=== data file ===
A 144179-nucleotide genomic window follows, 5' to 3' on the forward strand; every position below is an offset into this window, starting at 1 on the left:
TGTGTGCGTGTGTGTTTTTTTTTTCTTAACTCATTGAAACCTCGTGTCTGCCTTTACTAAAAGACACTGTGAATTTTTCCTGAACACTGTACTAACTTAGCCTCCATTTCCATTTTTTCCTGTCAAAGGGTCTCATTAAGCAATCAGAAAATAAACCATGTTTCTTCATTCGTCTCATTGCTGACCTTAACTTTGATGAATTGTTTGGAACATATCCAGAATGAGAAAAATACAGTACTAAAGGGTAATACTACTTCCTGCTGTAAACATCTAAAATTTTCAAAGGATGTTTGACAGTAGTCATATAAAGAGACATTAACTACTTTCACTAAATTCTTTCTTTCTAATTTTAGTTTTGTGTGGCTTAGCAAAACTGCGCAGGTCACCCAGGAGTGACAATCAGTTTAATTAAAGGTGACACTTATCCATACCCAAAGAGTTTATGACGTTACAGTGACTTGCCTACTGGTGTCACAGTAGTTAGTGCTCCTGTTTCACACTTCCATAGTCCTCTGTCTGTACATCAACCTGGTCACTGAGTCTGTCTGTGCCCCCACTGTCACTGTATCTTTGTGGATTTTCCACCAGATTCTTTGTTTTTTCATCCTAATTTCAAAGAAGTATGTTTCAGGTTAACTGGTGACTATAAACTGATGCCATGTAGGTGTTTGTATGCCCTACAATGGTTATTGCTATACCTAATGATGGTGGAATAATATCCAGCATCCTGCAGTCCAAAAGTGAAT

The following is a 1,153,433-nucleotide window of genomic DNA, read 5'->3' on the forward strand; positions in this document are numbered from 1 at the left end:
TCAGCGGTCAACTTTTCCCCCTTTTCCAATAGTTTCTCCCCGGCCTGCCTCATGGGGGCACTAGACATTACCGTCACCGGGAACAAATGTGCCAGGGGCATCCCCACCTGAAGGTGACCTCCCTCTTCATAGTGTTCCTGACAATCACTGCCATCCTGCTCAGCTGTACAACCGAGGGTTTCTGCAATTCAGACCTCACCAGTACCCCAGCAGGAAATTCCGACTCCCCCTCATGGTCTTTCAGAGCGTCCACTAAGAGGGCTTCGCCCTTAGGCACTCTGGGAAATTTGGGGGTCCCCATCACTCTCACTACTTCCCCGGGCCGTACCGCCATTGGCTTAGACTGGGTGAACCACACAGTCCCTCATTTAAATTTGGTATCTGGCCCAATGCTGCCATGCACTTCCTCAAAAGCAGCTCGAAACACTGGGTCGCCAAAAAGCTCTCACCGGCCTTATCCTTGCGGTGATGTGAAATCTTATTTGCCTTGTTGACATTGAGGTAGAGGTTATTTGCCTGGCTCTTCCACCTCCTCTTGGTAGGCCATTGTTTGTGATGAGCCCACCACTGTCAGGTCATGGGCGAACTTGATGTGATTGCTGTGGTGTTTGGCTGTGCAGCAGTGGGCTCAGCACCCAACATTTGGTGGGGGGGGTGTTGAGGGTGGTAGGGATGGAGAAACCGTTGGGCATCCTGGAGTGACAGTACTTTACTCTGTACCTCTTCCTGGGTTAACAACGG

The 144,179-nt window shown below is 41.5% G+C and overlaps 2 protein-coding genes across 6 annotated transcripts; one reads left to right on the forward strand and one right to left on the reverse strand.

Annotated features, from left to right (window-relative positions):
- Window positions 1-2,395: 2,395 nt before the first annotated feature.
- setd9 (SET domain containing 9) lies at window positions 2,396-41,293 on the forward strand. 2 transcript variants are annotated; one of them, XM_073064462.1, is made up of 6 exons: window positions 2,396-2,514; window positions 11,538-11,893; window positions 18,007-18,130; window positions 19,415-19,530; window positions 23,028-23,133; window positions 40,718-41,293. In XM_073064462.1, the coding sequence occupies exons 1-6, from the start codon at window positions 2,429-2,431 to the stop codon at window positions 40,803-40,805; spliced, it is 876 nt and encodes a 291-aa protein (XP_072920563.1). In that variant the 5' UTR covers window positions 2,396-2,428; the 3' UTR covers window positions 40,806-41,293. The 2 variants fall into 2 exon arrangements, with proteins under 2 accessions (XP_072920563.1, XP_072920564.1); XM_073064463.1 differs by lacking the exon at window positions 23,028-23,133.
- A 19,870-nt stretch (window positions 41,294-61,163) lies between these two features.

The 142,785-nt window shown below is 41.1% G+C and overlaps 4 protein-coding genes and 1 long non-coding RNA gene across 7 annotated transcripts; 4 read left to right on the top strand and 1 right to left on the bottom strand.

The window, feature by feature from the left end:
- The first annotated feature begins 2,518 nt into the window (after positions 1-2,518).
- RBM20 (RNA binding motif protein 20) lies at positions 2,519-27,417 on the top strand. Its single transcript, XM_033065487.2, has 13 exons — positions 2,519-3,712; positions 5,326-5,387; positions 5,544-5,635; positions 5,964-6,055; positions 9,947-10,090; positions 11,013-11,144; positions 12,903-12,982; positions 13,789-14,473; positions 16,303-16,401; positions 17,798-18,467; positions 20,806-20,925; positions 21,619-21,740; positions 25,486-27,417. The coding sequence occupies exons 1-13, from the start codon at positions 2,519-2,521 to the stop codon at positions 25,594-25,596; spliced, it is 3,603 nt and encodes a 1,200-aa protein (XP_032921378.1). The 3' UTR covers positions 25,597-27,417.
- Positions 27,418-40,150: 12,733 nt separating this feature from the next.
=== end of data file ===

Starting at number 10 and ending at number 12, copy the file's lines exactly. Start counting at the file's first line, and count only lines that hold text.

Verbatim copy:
The 142,785-nt window shown below is 41.1% G+C and overlaps 4 protein-coding genes and 1 long non-coding RNA gene across 7 annotated transcripts; 4 read left to right on the top strand and 1 right to left on the bottom strand.

The window, feature by feature from the left end:
- The first annotated feature begins 2,518 nt into the window (after positions 1-2,518).